Did Liverpool miss a trick in not re-signing Coutinho?

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Liverpool fans this summer were divided in their desire to see Phillipe Coutinho back at the club. Some argued that it would bring welcome quality and depth to Liverpool’s attack, whilst others argued that the club had moved on from the Brazilian and that his manner of departure was unforgivable. Emotions aside, though, and I see a clear trick missed by Liverpool in not bringing him back. 

Minutes played

The workload of Liverpool’s renowned front three has been a huge topic of discussion, and the underlying numbers back up the view that this is a cause for concern. 

Player Minutes Played (2018/19) Minutes Played (2017/18) % difference
Mohammed Salah 3274 2954 9.77%
Sadio Mane 3100 2230 28.06%
Roberto Firmino 2631 2814 -6.96%

Source: Understat

Both Salah and Mane saw their minutes played increase quite significantly in the 2018/19 season as compared to the one before, and it is likely the same would have been true for Firmino, had he not struggled with injuries towards the end of the season. This points to a greater reliance on the front three given the absence of someone like Coutinho, who shared some of the burden on them during his time at the club.  

A closer inspection provides some more colour. Coutinho’s last game for the club was a 2-1 victory over Leicester on the 30th of December, after which Liverpool had played a total of 21 games in the league. The table below illustrates the difference in minutes played over that time frame, season-on-season. 

Player Minutes Played (2018/19) Minutes Played (2017/18) % difference
Mohammed Salah 1765 1621 8.16%
Roberto Firmino 1622 1530 5.67%
Sadio Mane 1587 937 40.96%
Phillipe Coutinho 1132

Source: Understat

While all the front men saw their minutes played increase, Mane’s was the most significant, partly because he and Coutinho both tended to play wide-left while the Brazilian was at the club. 

Given that there exists 4950 minutes of football for Liverpool if they want to go as far in the Champions League this season as they did in the last two (38 Premier League games and 13 Champions League games, at 90 minutes each), and that each of the front three hit their physical limits as per Anfield Index Pro’s UnderPressure podcast, Klopp would have to compensate by using his other attackers.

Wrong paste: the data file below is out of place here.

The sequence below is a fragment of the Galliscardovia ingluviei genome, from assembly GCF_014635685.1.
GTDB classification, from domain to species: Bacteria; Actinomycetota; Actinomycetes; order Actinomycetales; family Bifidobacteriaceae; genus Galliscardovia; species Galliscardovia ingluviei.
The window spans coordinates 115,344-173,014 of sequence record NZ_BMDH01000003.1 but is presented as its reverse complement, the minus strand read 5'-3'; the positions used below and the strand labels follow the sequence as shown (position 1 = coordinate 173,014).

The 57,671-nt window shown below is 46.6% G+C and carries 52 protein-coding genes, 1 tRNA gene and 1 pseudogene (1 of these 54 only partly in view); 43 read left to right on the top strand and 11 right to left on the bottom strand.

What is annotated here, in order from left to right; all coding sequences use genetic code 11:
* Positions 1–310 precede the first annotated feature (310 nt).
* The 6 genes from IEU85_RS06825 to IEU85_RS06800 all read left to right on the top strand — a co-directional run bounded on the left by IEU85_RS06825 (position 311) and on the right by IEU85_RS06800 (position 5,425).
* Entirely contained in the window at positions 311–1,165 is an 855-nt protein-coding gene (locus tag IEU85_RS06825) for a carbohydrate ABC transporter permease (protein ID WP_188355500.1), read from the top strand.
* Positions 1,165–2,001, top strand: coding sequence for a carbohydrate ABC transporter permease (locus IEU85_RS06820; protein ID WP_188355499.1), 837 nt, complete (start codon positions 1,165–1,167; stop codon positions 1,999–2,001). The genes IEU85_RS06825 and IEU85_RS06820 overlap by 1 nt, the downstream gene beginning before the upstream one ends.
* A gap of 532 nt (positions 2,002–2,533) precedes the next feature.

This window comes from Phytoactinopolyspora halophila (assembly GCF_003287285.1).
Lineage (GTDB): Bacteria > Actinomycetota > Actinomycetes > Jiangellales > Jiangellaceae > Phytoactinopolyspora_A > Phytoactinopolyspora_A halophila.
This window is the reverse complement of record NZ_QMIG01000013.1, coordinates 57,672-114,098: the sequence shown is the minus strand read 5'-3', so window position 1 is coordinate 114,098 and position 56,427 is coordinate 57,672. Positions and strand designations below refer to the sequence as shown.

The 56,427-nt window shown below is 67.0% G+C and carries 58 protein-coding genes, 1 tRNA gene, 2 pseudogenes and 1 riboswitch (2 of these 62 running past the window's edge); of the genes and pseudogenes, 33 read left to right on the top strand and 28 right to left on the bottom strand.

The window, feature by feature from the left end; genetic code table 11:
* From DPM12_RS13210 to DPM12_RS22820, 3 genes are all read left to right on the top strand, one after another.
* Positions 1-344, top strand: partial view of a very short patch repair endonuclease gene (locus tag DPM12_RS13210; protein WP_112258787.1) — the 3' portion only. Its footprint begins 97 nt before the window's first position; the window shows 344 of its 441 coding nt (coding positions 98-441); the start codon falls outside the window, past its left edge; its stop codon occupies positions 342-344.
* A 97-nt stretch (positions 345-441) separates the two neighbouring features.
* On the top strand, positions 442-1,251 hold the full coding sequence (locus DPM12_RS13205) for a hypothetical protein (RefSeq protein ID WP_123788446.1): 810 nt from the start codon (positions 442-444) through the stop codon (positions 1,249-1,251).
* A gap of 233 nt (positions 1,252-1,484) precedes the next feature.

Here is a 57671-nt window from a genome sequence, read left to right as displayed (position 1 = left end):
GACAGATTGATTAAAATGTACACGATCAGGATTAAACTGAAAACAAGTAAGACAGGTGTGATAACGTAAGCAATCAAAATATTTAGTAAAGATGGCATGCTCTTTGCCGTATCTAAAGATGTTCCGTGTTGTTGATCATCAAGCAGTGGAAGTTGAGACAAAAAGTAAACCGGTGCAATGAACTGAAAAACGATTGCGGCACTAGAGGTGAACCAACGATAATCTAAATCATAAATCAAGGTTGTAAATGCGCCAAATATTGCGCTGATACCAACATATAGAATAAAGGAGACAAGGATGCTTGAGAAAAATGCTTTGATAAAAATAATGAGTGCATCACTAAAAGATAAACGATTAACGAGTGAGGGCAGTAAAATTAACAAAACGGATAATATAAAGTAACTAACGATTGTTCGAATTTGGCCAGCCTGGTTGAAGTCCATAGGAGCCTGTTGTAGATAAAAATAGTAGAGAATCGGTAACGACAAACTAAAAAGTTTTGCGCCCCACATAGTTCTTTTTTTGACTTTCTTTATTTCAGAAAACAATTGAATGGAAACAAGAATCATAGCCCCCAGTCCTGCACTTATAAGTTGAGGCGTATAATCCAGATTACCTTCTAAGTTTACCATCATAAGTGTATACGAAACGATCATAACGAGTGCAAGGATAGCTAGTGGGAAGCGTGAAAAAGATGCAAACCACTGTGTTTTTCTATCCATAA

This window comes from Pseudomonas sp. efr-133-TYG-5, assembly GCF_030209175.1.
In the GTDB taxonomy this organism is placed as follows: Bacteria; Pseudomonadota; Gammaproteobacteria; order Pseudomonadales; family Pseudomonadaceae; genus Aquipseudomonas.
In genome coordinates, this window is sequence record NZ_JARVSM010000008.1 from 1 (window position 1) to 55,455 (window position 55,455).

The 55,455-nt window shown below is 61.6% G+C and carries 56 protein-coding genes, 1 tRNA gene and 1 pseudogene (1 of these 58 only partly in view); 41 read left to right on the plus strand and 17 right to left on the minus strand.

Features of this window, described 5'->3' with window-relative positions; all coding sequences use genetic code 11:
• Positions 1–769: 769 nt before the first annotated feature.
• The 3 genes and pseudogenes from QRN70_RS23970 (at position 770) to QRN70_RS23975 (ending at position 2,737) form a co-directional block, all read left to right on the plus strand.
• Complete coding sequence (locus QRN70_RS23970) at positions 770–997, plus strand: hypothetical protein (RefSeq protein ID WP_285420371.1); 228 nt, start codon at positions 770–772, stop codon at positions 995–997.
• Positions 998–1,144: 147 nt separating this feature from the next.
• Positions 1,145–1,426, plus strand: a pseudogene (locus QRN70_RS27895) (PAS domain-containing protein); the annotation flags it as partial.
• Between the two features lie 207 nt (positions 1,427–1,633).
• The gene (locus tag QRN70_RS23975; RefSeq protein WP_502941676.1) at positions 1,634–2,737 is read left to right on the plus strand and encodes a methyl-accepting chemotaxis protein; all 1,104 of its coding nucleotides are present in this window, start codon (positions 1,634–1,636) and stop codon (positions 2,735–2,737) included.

Drop-off in quality

The issue is that clearly, Klopp doesn’t trust them as much, and the underlying numbers reflect why.

Player Min G A xG xA xGChain xGBuildup xG90 xA90 xG90 + xA90 xGChain90 xGBuildup90
Mohamed Salah 3274 22 8 21.79 10.47 31.78 7.87 0.60 0.29 0.89 0.87 0.22
Sadio Mané 3100 22 1 16.76 5.12 28.40 8.49 0.49 0.15 0.64 0.82 0.25
Roberto Firmino 2631 12 6 13.74 6.34 24.35 9.15 0.47 0.22 0.69 0.83 0.31
Xherdan Shaqiri 1048 6 3 4.06 1.89 7.92 3.42 0.35 0.16 0.51 0.68 0.29
Divock Origi 357 3 1 2.24 0.19 1.41 0.70 0.57 0.05 0.61 0.36 0.18

Source: Understat

For context, expected goals (xG) measures the quality of a shot based on several variables such as assist type, shot angle and distance from goal, whether it was a headed shot and whether it was defined as a big chance. [Opta] The player making the pass to the shooter sees his/her expected assist (xA) number increase correspondingly. xGChain measures the total xG of every possession the player is involved in, while xGBuildup measures the same thing but discounts key passes and shots entirely. [Understat

Given that the minutes played for each individual wasn’t the same, each metric has a corresponding one that accounts for the contribution over 90 minutes of football (xG90, xA90, xGChain90, xGBuildup90).

We can see the superiority of the front three here: each of them makes more goal-scoring contributions to the team when spread over 90 minutes. For context, Shaqiri’s ability to ‘pick a pass’ was lauded, but his xA90 was surpassed easily by Salah and Firmino. Further, this is despite the fact that Shaqiri and Origi’s numbers don’t exactly make for fair comparisons given the vast differences in minutes played. Another contributing factor to Shaqiri’s numbers is the fact that he often found himself playing under a different system (4-2-3-1 as opposed to the usual 4-3-3) and as Klopp has mentioned, the reason Liverpool didn’t continue with that was due to the defensive shape not being as solid. 

Player Min G A xG xA xGChain xGBuildup xG90 xA90 xG90 + xA90 xGChain90 xGBuildup90
Mohamed Salah 1621 17 5 14.68 4.59 20.78 3.65 0.82 0.25 1.07 1.15 0.20
Roberto Firmino 1530 9 4 6.31 5.05 14.95 6.11 0.37 0.30 0.67 0.88 0.36
Philippe Coutinho 1132 7 6 3.64 4.95 9.05 3.71 0.29 0.39 0.68 0.72 0.29
Sadio Mané 937 4 4 4.54 2.97 8.73 2.73 0.44 0.28 0.72 0.84 0.26